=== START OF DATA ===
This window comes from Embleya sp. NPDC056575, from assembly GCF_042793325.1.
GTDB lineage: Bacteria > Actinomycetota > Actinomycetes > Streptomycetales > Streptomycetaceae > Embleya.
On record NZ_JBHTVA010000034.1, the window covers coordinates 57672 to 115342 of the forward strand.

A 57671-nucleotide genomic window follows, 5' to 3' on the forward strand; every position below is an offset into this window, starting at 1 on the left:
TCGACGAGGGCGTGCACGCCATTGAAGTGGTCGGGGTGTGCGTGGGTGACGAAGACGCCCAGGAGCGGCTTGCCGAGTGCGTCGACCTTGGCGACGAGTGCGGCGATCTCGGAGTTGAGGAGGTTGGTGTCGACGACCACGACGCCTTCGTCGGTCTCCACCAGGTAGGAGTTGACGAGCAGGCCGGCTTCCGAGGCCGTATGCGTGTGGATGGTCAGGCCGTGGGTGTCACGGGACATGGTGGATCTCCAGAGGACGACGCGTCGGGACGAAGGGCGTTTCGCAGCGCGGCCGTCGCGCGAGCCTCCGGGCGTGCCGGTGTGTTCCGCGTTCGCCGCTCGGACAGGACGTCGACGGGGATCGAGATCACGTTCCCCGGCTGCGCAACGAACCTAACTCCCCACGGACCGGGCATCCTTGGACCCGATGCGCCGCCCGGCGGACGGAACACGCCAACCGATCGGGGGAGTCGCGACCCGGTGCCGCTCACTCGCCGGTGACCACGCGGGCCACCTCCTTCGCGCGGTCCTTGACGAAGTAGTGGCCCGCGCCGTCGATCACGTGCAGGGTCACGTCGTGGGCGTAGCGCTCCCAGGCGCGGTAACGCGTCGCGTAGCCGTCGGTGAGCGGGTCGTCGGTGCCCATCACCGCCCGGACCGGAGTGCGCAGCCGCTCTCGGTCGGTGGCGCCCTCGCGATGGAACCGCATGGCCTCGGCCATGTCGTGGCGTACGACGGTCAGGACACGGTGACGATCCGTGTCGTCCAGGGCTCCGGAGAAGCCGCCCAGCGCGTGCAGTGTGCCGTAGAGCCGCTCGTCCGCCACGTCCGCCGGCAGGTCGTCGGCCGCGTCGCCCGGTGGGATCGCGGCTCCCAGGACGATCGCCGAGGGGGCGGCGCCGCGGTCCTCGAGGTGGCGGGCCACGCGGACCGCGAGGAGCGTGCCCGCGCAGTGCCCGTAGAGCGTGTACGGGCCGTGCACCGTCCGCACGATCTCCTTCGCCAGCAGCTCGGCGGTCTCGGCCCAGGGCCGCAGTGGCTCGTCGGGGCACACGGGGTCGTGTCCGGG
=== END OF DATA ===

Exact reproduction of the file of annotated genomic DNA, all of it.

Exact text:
This window comes from Embleya sp. NPDC056575, from assembly GCF_042793325.1.
GTDB lineage: Bacteria > Actinomycetota > Actinomycetes > Streptomycetales > Streptomycetaceae > Embleya.
On record NZ_JBHTVA010000034.1, the window covers coordinates 57672 to 115342 of the forward strand.

A 57671-nucleotide genomic window follows, 5' to 3' on the forward strand; every position below is an offset into this window, starting at 1 on the left:
TCGACGAGGGCGTGCACGCCATTGAAGTGGTCGGGGTGTGCGTGGGTGACGAAGACGCCCAGGAGCGGCTTGCCGAGTGCGTCGACCTTGGCGACGAGTGCGGCGATCTCGGAGTTGAGGAGGTTGGTGTCGACGACCACGACGCCTTCGTCGGTCTCCACCAGGTAGGAGTTGACGAGCAGGCCGGCTTCCGAGGCCGTATGCGTGTGGATGGTCAGGCCGTGGGTGTCACGGGACATGGTGGATCTCCAGAGGACGACGCGTCGGGACGAAGGGCGTTTCGCAGCGCGGCCGTCGCGCGAGCCTCCGGGCGTGCCGGTGTGTTCCGCGTTCGCCGCTCGGACAGGACGTCGACGGGGATCGAGATCACGTTCCCCGGCTGCGCAACGAACCTAACTCCCCACGGACCGGGCATCCTTGGACCCGATGCGCCGCCCGGCGGACGGAACACGCCAACCGATCGGGGGAGTCGCGACCCGGTGCCGCTCACTCGCCGGTGACCACGCGGGCCACCTCCTTCGCGCGGTCCTTGACGAAGTAGTGGCCCGCGCCGTCGATCACGTGCAGGGTCACGTCGTGGGCGTAGCGCTCCCAGGCGCGGTAACGCGTCGCGTAGCCGTCGGTGAGCGGGTCGTCGGTGCCCATCACCGCCCGGACCGGAGTGCGCAGCCGCTCTCGGTCGGTGGCGCCCTCGCGATGGAACCGCATGGCCTCGGCCATGTCGTGGCGTACGACGGTCAGGACACGGTGACGATCCGTGTCGTCCAGGGCTCCGGAGAAGCCGCCCAGCGCGTGCAGTGTGCCGTAGAGCCGCTCGTCCGCCACGTCCGCCGGCAGGTCGTCGGCCGCGTCGCCCGGTGGGATCGCGGCTCCCAGGACGATCGCCGAGGGGGCGGCGCCGCGGTCCTCGAGGTGGCGGGCCACGCGGACCGCGAGGAGCGTGCCCGCGCAGTGCCCGTAGAGCGTGTACGGGCCGTGCACCGTCCGCACGATCTCCTTCGCCAGCAGCTCGGCGGTCTCGGCCCAGGGCCGCAGTGGCTCGTCGGGGCACACGGGGTCGTGTCCGGG